The quote that opens Chinese director Liu Jian’s shaggy but amiable new animated feature is instructive. “To live, to err, to fall, to triumph, to recreate life out of life” is a passage from James Joyce’s “A Portrait of the Artist as a Young Man,” and indeed, Liu was himself at art college as a young man in the early ’90s, when and where “Art College 1994” is, unsurprisingly, set. The quasi-memoir feel to the movie does have its charm — it’s always a kick to see animation techniques applied not to extravagant flights of fancy but to slices of real, ordinary life — but it’s also its chief flaw. In re-creating life out of life, Liu is quite successful; whether he makes it into drama is another question. Like its characters, “Art College 1994” gives the impression of having just too much time on its hands.
Liu’s drawing style is full of small pleasures, especially in the intricate backgrounds, which, as in his last Berlin title, “Have a Nice Day,” are where the detail lives. Against peeling-paint walls and bicycle-strewn alleyways, the characters are less defined: simple, colored 2-D outlines that are differentiated mainly by hairstyle and body shape. The fact that these figures are voiced by a stellar cast of Chinese personalities – including “Better Days” breakout Zhou Dongyu, Dong Zijian from “Mountains May Depart,” viral folk-rock sensation Ren Ke, internet comedian Papi Jiang, and revered directors Jia Zhangke and Bi Gan — is impressive, but also not something many outside China will recognize until the surprise of the closing credits.
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There’s a slightly frustrating lack of a single point of view, in a narrative that favors first one, then another of a loosely linked group of peers. But initially, proceedings revolve around friends and collaborators Xiaojun (Dong Zijian) and Rabbit (Chizi), two students who, as the film begins, are working on what Rabbit declares to be the kind of masterpiece that will win them a major prize. A brief debate on the optics of accepting or refusing such awards then ensues, before they land on the very boom-China conclusion that they should “screw the prize, take the money.” But before they can put this pragmatic principle into action, Lin Weiguo (Bai Ke) — a rival student boasting the ultimate status symbol in a blond, blue-eyed American girlfriend — slashes the canvas. The tit-for-tat cycle of revenge for this act gives the film one of a plethora of occasional subplots.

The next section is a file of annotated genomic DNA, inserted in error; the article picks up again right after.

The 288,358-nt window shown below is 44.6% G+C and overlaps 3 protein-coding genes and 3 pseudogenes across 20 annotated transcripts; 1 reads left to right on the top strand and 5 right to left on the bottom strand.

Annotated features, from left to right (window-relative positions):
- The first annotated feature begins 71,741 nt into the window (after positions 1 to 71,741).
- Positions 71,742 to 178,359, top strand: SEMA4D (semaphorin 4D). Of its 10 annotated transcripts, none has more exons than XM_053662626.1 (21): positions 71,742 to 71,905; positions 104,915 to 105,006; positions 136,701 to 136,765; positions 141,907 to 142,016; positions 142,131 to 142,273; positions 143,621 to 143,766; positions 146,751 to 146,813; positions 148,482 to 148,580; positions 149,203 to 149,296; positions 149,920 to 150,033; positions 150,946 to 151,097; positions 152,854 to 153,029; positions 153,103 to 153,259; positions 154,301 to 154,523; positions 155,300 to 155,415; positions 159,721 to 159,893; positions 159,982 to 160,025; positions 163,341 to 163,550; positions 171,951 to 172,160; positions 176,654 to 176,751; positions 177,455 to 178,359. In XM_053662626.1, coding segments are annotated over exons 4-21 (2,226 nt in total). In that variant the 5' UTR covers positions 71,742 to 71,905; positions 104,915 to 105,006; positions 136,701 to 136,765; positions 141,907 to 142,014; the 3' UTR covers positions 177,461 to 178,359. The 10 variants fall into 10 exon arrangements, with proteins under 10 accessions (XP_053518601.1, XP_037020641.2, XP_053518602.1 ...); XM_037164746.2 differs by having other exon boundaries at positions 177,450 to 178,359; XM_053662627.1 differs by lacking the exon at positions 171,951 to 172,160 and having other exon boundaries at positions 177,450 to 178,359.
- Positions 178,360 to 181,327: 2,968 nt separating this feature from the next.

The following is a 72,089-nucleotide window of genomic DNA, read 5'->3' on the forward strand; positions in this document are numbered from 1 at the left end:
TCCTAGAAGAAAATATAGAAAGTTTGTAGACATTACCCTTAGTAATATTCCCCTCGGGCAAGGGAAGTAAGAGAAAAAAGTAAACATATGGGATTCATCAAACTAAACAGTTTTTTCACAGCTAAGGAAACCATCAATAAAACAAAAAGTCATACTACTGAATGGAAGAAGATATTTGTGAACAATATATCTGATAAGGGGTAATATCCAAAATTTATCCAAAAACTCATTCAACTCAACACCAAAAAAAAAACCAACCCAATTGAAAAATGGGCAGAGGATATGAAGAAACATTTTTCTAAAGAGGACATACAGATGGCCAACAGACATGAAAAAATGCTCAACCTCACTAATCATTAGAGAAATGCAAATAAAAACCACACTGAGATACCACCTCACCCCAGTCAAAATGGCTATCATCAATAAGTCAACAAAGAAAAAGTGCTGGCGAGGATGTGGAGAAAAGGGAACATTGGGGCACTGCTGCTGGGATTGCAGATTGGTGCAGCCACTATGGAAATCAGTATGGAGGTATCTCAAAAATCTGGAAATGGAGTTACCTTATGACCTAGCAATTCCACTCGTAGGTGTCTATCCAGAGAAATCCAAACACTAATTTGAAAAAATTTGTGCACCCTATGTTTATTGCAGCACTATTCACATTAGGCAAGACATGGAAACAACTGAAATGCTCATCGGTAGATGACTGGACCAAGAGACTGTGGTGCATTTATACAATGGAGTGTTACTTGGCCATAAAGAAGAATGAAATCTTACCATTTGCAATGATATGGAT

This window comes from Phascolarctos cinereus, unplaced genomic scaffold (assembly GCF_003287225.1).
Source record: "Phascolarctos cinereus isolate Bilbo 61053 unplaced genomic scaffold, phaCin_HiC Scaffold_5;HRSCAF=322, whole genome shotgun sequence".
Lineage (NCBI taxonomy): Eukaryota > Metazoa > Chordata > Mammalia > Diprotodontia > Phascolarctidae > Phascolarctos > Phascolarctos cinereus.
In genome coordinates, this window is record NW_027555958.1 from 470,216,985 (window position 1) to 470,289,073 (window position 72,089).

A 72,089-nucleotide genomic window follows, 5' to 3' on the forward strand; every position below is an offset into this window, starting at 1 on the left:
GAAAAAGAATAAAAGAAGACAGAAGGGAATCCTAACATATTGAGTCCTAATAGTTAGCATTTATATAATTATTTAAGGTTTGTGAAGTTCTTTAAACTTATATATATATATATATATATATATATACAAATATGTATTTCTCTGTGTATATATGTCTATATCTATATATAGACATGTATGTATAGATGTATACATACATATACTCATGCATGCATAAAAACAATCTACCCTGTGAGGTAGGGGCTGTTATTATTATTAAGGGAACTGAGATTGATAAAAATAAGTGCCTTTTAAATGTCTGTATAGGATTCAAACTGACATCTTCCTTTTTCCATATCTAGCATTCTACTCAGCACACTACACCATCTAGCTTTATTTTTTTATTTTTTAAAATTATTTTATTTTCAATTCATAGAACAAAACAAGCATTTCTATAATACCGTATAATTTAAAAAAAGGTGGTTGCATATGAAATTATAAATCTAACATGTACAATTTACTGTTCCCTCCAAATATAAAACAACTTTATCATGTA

The guys hang out often with part-time hairdresser and full-time art philosopher Zhao Youcai (Huang Bo), whose presence on campus is tolerated even though, despite multiple attempts, he has never been accepted. In the threesome’s cyclical conversations, sometimes joined by fellow students nicknamed mostly for their weight — Skinny Horse, Chubster, etc. — the meandering tone is set, especially by Youcai, who quickly emerges as the standard-bearer for this drifting stage of life, talking a big game about art, experiencing revelation after revelation about its purpose, but never actually making any.
As rounded individuals, despite less screen time, the two women in the guys’ orbit fare a little better. Hao Lili (beautifully voiced by Zhou Dongyu) is a soft-spoken bespectacled piano student with a hesitantly reciprocated crush on Xiaojun, but also a practical approach to her future that sees her encouraging the attentions of a much steadier if duller suitor. “Sooner or later, we all have to marry someone,” she sighs, to the horror of her more worldly best friend Gao Hong (MVP Papi Jiang, bringing a nice dose of down-to-earth wit), an aspiring singer appalled by Lili’s willingness to compromise. But a late exchange between Hong and Xiaojun, outside the nightclub where she now sings, is a delicate marker of how all these Linklater-esque slacker characters, by the end of the film, will have to accept new realities. Part of the process of growing up, after all, is realizing that there isn’t an infinite amount of time to make good on a romance, or rebel against your elders, or establish a career. Sometimes, it can actually be too late.
For those inclined to see Chinese culture as a fortress impenetrable to outsiders, the sheer relatability of these likably aimless young people, with their unthinking self-absorption and tendency to believe that every new thought of theirs is a brand-new object in the world, might be a small revelation. Their views are informed by the traditional Chinese arts they study but also by Marcel Duchamp and Henri Matisse as well as Kurt Cobain and Michael Jackson, whose posters bedeck dorm rooms and billboards alike. But if “Art College 1994” is a highly recognizable snapshot of the humdrum rhythms of striving, directionless early-20-something life, that’s also an issue for those among us who will most readily identify with it: Having lived through it all once, do we really want to spend two long hours doing so again?
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